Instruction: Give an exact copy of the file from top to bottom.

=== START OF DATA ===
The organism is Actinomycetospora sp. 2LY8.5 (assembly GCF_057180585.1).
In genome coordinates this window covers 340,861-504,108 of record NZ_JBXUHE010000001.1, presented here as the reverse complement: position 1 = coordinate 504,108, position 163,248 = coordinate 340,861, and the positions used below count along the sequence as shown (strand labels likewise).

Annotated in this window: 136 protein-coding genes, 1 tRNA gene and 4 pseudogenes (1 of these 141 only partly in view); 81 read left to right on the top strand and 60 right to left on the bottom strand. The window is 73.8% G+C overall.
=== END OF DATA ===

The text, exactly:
The organism is Actinomycetospora sp. 2LY8.5 (assembly GCF_057180585.1).
In genome coordinates this window covers 340,861-504,108 of record NZ_JBXUHE010000001.1, presented here as the reverse complement: position 1 = coordinate 504,108, position 163,248 = coordinate 340,861, and the positions used below count along the sequence as shown (strand labels likewise).

Annotated in this window: 136 protein-coding genes, 1 tRNA gene and 4 pseudogenes (1 of these 141 only partly in view); 81 read left to right on the top strand and 60 right to left on the bottom strand. The window is 73.8% G+C overall.